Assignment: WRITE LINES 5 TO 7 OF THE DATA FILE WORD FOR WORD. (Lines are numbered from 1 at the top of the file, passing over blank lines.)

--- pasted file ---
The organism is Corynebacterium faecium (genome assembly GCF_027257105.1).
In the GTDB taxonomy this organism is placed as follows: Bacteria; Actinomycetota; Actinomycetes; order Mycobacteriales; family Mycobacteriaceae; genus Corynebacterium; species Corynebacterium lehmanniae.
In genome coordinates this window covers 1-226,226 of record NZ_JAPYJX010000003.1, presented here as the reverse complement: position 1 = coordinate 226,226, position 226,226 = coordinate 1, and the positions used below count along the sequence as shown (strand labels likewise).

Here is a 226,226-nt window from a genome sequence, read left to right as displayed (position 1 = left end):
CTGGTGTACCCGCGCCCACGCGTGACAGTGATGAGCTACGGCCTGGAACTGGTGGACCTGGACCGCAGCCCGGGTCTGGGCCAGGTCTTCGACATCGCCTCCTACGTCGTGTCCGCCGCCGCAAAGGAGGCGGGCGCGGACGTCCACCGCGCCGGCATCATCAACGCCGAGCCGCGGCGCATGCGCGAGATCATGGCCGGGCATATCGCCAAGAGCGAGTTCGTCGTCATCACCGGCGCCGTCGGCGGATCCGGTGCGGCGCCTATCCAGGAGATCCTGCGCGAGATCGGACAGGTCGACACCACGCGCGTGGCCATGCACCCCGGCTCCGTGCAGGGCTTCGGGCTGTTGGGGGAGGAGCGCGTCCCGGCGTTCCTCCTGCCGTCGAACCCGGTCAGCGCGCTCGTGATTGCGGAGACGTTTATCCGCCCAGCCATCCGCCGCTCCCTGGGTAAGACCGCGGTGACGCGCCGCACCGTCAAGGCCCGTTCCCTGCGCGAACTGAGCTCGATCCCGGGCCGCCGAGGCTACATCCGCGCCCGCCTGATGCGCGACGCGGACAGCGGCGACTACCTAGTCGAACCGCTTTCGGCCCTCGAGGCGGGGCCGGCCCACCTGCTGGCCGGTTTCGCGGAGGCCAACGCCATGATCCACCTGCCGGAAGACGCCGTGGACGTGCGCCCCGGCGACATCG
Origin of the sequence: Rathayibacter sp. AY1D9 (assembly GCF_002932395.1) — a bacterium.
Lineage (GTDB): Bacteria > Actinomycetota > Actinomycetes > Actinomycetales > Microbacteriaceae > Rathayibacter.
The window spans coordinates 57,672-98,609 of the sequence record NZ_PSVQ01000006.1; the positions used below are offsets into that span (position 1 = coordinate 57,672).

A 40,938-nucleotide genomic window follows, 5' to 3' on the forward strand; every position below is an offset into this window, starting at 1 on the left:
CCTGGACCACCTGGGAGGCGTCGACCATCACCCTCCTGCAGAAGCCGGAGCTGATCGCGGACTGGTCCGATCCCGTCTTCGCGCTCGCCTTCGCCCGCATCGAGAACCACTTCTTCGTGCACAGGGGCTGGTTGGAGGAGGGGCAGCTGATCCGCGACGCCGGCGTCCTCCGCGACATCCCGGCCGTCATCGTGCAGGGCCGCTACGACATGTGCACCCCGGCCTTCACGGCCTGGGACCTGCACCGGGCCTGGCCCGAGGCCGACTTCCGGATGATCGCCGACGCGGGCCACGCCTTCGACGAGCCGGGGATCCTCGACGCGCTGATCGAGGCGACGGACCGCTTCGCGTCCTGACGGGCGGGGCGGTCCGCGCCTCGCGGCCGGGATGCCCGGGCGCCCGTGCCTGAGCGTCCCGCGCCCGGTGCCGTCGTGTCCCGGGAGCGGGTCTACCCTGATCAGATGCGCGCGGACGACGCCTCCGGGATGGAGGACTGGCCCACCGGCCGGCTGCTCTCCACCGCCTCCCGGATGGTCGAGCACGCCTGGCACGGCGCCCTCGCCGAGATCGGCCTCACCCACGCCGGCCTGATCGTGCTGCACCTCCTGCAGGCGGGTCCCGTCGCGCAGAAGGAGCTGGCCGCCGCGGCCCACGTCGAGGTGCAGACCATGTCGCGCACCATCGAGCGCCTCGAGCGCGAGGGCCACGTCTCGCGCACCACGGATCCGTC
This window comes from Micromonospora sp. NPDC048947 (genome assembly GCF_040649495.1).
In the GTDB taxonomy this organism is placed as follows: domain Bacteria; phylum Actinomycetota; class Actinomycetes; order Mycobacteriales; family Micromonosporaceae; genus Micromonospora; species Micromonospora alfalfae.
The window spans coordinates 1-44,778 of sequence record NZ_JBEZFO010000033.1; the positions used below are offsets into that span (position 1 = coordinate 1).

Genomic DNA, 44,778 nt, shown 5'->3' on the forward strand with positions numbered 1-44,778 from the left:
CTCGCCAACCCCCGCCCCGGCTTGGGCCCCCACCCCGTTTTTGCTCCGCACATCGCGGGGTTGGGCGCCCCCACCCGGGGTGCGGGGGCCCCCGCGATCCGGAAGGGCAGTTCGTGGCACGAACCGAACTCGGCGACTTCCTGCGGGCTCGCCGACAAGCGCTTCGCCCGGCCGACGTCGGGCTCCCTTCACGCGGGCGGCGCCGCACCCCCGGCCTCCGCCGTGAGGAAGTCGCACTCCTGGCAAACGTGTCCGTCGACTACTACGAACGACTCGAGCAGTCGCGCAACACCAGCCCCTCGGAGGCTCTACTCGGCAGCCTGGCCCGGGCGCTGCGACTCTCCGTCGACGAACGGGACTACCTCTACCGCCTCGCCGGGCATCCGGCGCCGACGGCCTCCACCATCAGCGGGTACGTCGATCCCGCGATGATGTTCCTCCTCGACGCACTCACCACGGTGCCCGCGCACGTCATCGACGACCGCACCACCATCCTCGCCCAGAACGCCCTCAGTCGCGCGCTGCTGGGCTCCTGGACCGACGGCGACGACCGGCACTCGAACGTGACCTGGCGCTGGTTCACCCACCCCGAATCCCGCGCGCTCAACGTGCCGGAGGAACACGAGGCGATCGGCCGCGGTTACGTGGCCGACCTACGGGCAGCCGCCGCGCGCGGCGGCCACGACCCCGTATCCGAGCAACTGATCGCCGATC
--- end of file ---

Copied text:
CTGGTGTACCCGCGCCCACGCGTGACAGTGATGAGCTACGGCCTGGAACTGGTGGACCTGGACCGCAGCCCGGGTCTGGGCCAGGTCTTCGACATCGCCTCCTACGTCGTGTCCGCCGCCGCAAAGGAGGCGGGCGCGGACGTCCACCGCGCCGGCATCATCAACGCCGAGCCGCGGCGCATGCGCGAGATCATGGCCGGGCATATCGCCAAGAGCGAGTTCGTCGTCATCACCGGCGCCGTCGGCGGATCCGGTGCGGCGCCTATCCAGGAGATCCTGCGCGAGATCGGACAGGTCGACACCACGCGCGTGGCCATGCACCCCGGCTCCGTGCAGGGCTTCGGGCTGTTGGGGGAGGAGCGCGTCCCGGCGTTCCTCCTGCCGTCGAACCCGGTCAGCGCGCTCGTGATTGCGGAGACGTTTATCCGCCCAGCCATCCGCCGCTCCCTGGGTAAGACCGCGGTGACGCGCCGCACCGTCAAGGCCCGTTCCCTGCGCGAACTGAGCTCGATCCCGGGCCGCCGAGGCTACATCCGCGCCCGCCTGATGCGCGACGCGGACAGCGGCGACTACCTAGTCGAACCGCTTTCGGCCCTCGAGGCGGGGCCGGCCCACCTGCTGGCCGGTTTCGCGGAGGCCAACGCCATGATCCACCTGCCGGAAGACGCCGTGGACGTGCGCCCCGGCGACATCG
Origin of the sequence: Rathayibacter sp. AY1D9 (assembly GCF_002932395.1) — a bacterium.
Lineage (GTDB): Bacteria > Actinomycetota > Actinomycetes > Actinomycetales > Microbacteriaceae > Rathayibacter.